‘Hannah, go get your mum.’ Aunty June held her hanky to my brother’s face. The white cloth turned pink, then red, beneath her fingers.
I gave a start and ran into the house, yelling, ‘Mum! Eddie’s bleeding!’
Twenty minutes later, Eddie was prone on the sofa, an ice pack pressed to the side of his jaw. Aunty June’s hanky had been replaced by a thick pad to staunch the blood which still dribbled from the spaces where his two front teeth had been.
I sidled over to see.
‘Eddie, can I have a go at your bike?’
Eddie glared at me over the white pad.
I opened my bag of lollies and presented it to him.
‘Want a jube?’
This is the ninth in my occasional series I’m calling Travels with my Mother. If you’ve not read the first in the series, you might wish to have a look at that one as it gives the context behind these posts.
Recently, my mother’s aged care facility went once again into lockdown, due to rising cases of Covid19 infections in and around Sydney. It is a completely understandable and appropriate response, given the toll that this pandemic has wrought upon nursing homes in NSW and now Victoria. There is a great deal of discussion in the media and the aged care sector about how prepared facilities and the sector overall were for a pandemic of this type – the answer seems to be, not very.
I’m not addressing that debate here, but rather, reflecting on the impact of lockdown on residents, especially those like Mum who no longer have independent resources to draw on to keep boredom and loneliness at bay: TV, hobbies, reading, puzzles, or knitting, for example.
How must it feel to have been kept in the one place – for half a year, and counting? Apart from visits where she’s enjoyed a short time in the sunshine out in the residence courtyard, her room and the dining room have been her entire world since March.
Family bring snippets of the outside in to her, partly to explain why things have changed so much: why she is only allowed ‘window visits’ with family now, or brief (and fairly unsatisfactory) attempts to connect via Zoom or Facetime. For someone with sensory limitations, they are no substitute for a hug, a warm hand on hers, a hot coffee made with love and sipped outdoors while we chat and listen to the birds in the lavender bushes. But they are all we have and so they have to be enough, for now.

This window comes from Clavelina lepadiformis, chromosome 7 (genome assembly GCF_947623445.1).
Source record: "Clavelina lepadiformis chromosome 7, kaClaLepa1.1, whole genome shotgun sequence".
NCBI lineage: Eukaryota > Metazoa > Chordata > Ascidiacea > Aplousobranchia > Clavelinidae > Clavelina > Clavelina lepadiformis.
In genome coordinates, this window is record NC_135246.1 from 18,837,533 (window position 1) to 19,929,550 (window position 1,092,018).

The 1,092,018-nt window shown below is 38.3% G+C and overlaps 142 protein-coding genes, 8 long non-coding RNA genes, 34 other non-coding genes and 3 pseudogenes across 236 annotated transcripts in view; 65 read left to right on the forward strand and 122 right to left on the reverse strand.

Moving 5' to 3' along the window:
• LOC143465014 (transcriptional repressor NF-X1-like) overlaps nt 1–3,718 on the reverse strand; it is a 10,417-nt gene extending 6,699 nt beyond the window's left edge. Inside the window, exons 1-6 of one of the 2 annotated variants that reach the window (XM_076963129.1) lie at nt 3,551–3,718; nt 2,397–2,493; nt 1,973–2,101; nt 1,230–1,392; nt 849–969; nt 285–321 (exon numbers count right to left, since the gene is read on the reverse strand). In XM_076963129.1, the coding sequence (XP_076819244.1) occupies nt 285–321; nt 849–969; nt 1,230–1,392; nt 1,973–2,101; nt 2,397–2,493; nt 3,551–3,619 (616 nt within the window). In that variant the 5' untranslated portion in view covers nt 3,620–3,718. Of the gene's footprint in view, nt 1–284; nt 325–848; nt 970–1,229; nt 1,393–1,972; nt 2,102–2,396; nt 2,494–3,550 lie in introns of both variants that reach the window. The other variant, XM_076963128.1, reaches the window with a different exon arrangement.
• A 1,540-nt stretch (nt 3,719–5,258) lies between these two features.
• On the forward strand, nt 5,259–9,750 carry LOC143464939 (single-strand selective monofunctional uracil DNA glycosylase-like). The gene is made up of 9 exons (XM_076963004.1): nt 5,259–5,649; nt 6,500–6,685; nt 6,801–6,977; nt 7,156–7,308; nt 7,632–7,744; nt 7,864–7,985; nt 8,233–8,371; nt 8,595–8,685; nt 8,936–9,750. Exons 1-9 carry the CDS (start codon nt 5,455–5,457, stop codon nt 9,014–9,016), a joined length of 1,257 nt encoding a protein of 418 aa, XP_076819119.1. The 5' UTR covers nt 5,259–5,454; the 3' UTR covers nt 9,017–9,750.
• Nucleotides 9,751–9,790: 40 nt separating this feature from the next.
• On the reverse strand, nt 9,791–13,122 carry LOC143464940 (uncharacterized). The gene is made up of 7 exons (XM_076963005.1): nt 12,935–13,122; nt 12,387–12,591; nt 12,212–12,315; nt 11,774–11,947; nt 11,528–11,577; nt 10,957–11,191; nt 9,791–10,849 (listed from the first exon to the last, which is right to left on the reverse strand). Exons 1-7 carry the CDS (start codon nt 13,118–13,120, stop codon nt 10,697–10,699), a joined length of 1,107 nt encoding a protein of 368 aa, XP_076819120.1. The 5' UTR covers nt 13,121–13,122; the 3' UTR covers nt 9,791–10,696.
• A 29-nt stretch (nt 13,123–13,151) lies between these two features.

Mum has heard us speak so much about ‘the virus’ (and really, what else is there to talk about in this, the strangest of years?) that she does remember the gist of it. It’s why, for example, her beloved grandson has been reluctant to visit too often, for fear of inadvertently introducing it to her or other elderly residents in the nursing home. Why we are no longer able to wheel her to her favourite coffee shop to enjoy a cappuccino. Why staff are all wearing masks. Why our visits must all be pre-booked and of limited duration and now – for a while anyway – not real visits at all.
I am grateful that Mum has not been in one of the Covid affected facilities and we have not had to endure the heartbreak of knowing she is sick in isolation without a family member there beside her.
But I will be more grateful still when the pandemic begins to fade. It will, won’t it? Surely, one day, we will be able to visit our elderly family again and the wretchedness of this time will be an awful memory.
I am just sad that these months have been so difficult for elderly folk like my mother. When you only have a few years or months left to you, it seems a tragic waste to have to spend them like this.